Milolii, Hawaii

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Miloli'i: Last fishing village in Hawaii.

Miloli'i is an unincorporated community on the island of Hawaii in the U.S. state of Hawaii, 33 miles south of Kailua-Kona.[1] The village is situated at the seacoast where the 1926 lava flow from Mauna Loa entered the ocean.

Miloli'i is purported to be "the last Hawaiian fishing village" according to a wooden sign in their community center.[2] Without access to power lines or water, each house provides its own electricity and water with solar panels and tanks that collect rain water.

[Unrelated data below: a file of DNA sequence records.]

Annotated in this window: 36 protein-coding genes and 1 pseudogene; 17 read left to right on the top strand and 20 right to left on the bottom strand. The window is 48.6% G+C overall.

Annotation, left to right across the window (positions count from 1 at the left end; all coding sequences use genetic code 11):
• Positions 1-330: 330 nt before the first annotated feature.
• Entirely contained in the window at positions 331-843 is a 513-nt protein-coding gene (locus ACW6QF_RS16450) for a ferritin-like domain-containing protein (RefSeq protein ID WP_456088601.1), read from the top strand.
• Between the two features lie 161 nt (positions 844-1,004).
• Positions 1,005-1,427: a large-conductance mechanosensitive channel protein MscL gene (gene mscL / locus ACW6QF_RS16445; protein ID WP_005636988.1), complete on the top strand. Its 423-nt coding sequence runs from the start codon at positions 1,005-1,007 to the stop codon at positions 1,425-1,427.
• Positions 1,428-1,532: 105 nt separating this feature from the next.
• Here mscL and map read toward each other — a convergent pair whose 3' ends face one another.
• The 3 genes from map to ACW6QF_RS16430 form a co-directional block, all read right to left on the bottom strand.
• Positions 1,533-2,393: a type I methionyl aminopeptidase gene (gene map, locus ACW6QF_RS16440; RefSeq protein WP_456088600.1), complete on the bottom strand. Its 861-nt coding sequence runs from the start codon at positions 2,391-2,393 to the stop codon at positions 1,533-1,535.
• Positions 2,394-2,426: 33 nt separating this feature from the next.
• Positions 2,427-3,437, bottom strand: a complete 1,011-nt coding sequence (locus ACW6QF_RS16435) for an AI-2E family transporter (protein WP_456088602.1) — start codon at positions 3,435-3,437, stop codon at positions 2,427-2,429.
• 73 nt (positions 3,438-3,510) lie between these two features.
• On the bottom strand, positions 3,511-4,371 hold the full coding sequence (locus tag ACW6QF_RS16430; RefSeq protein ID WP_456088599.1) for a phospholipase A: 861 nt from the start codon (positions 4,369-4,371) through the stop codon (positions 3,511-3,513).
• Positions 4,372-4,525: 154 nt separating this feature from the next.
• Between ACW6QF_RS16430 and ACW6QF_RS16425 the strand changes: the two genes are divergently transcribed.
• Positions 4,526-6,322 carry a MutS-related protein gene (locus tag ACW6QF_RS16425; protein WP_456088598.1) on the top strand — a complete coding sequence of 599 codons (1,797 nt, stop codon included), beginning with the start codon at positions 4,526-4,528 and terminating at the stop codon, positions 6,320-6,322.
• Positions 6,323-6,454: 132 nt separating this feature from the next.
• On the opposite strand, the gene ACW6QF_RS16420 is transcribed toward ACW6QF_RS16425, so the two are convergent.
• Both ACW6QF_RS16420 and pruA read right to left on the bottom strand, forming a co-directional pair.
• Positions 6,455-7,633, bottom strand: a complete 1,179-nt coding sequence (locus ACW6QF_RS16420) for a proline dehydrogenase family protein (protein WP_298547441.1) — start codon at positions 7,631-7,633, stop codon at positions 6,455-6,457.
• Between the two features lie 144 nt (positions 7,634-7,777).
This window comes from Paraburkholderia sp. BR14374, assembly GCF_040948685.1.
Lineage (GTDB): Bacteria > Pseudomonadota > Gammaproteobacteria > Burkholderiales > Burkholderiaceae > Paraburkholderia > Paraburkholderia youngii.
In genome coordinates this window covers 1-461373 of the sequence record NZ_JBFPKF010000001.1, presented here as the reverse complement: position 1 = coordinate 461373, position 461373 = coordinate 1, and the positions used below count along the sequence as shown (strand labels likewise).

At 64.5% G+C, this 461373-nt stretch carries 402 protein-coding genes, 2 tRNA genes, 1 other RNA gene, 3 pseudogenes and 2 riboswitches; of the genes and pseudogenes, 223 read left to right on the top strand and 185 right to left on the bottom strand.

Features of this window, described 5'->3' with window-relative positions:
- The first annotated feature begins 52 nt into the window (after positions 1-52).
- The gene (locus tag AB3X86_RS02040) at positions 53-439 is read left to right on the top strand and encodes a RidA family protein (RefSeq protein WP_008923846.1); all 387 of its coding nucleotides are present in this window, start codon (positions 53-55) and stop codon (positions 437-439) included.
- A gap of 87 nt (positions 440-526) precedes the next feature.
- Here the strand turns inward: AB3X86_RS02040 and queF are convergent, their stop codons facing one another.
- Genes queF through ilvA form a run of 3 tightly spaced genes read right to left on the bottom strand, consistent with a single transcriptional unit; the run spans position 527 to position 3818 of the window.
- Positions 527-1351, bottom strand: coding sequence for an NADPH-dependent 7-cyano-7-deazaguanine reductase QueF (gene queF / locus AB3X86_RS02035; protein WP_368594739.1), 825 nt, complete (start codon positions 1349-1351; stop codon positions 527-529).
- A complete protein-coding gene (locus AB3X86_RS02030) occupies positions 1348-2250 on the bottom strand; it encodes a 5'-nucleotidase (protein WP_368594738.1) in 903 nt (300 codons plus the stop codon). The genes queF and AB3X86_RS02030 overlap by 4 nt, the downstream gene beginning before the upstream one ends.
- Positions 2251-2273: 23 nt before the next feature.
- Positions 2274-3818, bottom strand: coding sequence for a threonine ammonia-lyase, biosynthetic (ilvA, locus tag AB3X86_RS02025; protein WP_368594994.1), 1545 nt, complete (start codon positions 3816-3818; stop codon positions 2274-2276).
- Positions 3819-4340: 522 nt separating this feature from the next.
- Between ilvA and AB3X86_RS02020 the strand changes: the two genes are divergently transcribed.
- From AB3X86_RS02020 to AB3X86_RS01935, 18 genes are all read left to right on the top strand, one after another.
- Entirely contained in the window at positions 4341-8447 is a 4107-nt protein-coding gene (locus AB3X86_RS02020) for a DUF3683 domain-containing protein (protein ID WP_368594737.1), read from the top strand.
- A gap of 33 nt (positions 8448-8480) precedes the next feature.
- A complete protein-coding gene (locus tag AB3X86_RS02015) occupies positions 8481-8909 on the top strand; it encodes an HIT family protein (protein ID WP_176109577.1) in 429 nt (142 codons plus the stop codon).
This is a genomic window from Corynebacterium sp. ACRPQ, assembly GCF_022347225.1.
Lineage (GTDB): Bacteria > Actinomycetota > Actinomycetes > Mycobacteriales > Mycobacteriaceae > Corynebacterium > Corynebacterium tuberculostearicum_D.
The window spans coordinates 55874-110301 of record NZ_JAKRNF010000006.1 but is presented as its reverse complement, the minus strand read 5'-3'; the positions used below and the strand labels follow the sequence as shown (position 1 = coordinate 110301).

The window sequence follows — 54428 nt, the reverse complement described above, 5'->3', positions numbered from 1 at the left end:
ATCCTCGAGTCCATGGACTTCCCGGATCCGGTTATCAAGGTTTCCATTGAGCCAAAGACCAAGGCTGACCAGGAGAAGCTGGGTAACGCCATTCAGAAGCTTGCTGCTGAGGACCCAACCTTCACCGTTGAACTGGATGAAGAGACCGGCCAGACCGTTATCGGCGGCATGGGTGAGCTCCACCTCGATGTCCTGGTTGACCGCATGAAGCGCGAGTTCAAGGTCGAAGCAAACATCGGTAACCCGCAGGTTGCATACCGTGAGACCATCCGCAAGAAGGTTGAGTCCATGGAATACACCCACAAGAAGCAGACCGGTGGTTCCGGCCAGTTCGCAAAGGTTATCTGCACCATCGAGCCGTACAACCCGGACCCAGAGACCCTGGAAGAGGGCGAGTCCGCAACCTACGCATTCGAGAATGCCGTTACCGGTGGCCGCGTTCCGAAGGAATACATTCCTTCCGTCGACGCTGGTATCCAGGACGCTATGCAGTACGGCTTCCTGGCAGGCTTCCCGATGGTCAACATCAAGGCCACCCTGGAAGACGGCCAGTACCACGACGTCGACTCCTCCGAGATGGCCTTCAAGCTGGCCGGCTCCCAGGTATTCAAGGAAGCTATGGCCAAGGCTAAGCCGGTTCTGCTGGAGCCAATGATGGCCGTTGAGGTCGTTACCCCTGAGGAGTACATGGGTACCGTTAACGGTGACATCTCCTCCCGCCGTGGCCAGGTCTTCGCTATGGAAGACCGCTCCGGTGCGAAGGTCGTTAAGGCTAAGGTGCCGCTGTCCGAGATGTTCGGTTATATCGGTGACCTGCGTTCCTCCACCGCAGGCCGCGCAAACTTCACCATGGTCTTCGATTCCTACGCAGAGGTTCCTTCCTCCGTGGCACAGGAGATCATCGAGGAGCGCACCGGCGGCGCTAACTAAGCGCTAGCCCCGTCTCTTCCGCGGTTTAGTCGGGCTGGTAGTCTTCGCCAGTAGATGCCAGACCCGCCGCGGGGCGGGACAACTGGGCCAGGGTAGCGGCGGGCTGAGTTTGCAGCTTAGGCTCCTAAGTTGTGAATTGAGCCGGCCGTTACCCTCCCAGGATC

On February 5, 1868 a tsunami carried a church, named Hau'oli Kamana'o and swept it away to Miloli'i. Surprisingly, the church seemed to be in great condition and still stands in Miloli'i today. They've made a Hawaiian song in memory of that horrible memory of that tsunami that washed the church away and some say people even died in this tsunami. But, because it was the old times they did not have anything to warn them of tsunamis and could only take what they could, therefore leaving behind most things of value to them. Many families were lost at sea. Others were never lived.

References[edit]

  1. ^ "Milolii, Hawaii". Geographic Names Information System. United States Geological Survey. 
  2. ^ Gorry, Conner and Julies Jares. Hawai'i: The Big Island. Oakland: Lonely Planet Publications, 2002.

Coordinates: 19°11′10″N 155°54′26″W / 19.18611°N 155.90722°W / 19.18611; -155.90722